Neil Armstrong never trained in the spin test device, known as MASTIF (multi-axis spin test inertia facility). The device was used for the original Mercury program astronauts but was deemed unrealistic and abandoned. It is considered an irony in space program history that Armstrong never trained in this device and yet is the only astronaut actually to experience the condition is simulated.
The interiors of the various spacecraft are shown as slightly grubby, with the appearance of grime and fingerprints. Actual spacecraft are kept scrupulously clean to reduce the possibility off floating debris causing an equipment failure.
The windows on the command and lunar modules are heavily streaked throughout the trip to the moon. The CM windows are sheathed by the launch escape system until the rocket clears low level clouds, while the LM windows are enclosed within the third stage cowling until after the rocket leaves Earth orbit. The windows should be clear, as is evident in the pictures and movies taken during the original moon flight.
Transmissions between the earth and the Apollo capsule as it neared the moon were shown as comments and instant responses while, in fact, the moon is 240,000 miles away and there is a 1.4 second delay in the time it takes for electronic signals to travel that distance. Thus, a comment on one end would take 1.4 seconds to reach the receiver with another 1.4 seconds for the response - a total of 2.8 seconds minimum between making a comment and receiving a response.
The movie depicts lunar terrain as incredibly rugged with sheer crater walls and cliffs. In one scene Armstrong stands on the brink of a crater that looks like a deep, dark, well. In fact slopes on the Moon are very gentle, almost never greater than 35 degrees, due lack of wind and water erosive processes. Actual lunar terrain has a smooth appearance thanks to sandblasting by micro-meteoroids for billions of years.
The astronauts can see out of what appears to be all of the Command Module windows during the Apollo 11 launch. The launch escape tower actually covered the windows on the Command Module, except for the hatch window, until the Launch Escape tower is jettisoned.
The launch sequence is incorrect. The Saturn V main stage engines start 8 to 9 seconds before the actual launch of the rocket. Then all of the umbilical connections swing away at once and the hold-down clamps release.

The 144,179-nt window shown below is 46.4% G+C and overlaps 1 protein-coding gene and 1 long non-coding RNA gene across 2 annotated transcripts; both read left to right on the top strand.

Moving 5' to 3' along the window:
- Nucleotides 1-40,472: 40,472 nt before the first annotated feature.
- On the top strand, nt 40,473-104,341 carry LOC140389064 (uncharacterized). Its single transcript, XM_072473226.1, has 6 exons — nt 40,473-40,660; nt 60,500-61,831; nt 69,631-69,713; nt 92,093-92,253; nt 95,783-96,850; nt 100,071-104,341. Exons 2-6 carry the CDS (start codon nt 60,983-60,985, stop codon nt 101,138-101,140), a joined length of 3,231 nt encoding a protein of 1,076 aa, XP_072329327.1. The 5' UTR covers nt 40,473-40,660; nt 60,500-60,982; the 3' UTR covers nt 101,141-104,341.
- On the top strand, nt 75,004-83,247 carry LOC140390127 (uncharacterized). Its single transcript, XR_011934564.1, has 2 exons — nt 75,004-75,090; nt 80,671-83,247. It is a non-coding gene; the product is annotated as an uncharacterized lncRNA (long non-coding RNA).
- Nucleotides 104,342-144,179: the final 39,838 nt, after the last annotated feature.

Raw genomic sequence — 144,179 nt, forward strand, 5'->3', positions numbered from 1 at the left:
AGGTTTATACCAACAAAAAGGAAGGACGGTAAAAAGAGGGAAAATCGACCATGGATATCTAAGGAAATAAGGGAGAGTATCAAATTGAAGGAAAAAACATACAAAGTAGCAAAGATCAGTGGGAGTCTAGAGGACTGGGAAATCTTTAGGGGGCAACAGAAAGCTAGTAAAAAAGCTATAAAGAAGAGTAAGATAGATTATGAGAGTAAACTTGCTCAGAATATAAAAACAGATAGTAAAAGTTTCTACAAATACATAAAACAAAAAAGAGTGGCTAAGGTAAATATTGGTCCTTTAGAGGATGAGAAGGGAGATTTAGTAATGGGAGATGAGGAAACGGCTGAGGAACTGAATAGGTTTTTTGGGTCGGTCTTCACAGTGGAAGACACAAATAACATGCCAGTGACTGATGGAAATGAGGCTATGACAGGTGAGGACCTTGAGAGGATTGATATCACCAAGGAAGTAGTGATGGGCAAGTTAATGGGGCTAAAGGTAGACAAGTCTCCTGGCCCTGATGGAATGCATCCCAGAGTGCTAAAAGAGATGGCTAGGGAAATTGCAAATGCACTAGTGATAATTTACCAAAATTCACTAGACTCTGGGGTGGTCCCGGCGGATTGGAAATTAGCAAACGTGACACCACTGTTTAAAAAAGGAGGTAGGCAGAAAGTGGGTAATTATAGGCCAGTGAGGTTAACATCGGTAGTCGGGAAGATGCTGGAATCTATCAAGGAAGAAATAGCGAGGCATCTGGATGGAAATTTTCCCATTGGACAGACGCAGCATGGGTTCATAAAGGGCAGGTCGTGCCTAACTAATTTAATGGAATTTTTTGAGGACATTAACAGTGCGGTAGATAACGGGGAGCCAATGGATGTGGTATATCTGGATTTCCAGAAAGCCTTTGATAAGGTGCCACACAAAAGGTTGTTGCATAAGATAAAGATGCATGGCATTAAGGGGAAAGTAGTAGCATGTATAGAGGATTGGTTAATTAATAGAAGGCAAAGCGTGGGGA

Armstrong is shown being introduced to Buzz Aldrin and Roger Chaffee in August 1965 as though he hadn't met them before. They had actually been selected into the space program in October 1963 so Armstrong would have known them quite well by then. In the same conversation he is told that Dave Scott has been assigned to be his pilot on Gemini 8. Scott was in the same astronaut group as Aldrin and Chaffee.
After the LEM lands physically on the moon, Aldrin says "Contact light" and Armstrong says "Engine stop". In fact the contact light comes on when the lander is about 5 feet above the surface (from a strip which hangs down from the LEM's feet), and stopping the rocket engine allows the lander to fall the rest of the way, so these things were actually said immediately before the Eagle rested on the ground, not afterwards.
During the LTV simulation, the "Lunar Module" is seen plummeting straight to the ground while exploding in mid-air but with Neil ejecting himself just in time. Although Neil did eject himself before the explosion, the LTV explosion was a little different. In the footage from 1968, unlike the movie, the LTV is seen coming to the ground. Then, it starts to climb up and almost reach 90 degrees before exploding.
In the scene on the pad just prior to the Gemini 5 launch, Deke Slayton advises Neil that he has been selected to command Gemini 8, and suggests that it will probably be the first docking mission. However, Gemini 6 was already planned as the first docking flight, and didn't achieve that goal owing to the launch failure of its Agena target vehicle.
During the scene showing Neil and Buzz in the quarantine facility (watching a rerun of JFK's 'We choose to go to the moon...' speech at Rice University in 1962), the camera scans across many different newspapers and magazines covering the flight in a nearby shelf. One of the magazines was National Geographic. NG's cover article on Apollo 11 wasn't until the December 1969 issue.
The movie depicts Neil's wife at home in Houston during the moon mission. In fact, families were routinely at the launch site during the event. Both Armstrongs are also shown driving a beat-up '62 Chevy throughout the movie. They surely would have gotten a better car in seven years. In fact, GM lent the astronauts new Corvettes as an ad for the car's high performance image.
The exterior view of the Vehicle Assembly Building (VAB) has the USA flag painted on the side of the building. This was not present during the Apollo Era. This painting was completed in 1976 for the country's Bicentennial.
In the last meal before the Apollo 11 crew heads into space, Neil Armstrong is shown eating using the European style, with fork in left hand with the tines pointed down. This surprises some American viewers but Armstrong did eat this specific breakfast in that specific manner - it is seen in the famous sketch by Paul Calle and various photographs for example.
The goof item below may give away important plot points.
Towards the end of the Apollo 1 fire, an exterior shot shows the hatch accompanied by a loud thud, presumably a breach of the inner wall of the capsule. No one else is there and there are no flames or smoke coming from within after the inner wall breach. The scene does not depict the ground crewmen who frantically tried to open the hatch from the outside or the flames and smoke that hampered their rescue efforts.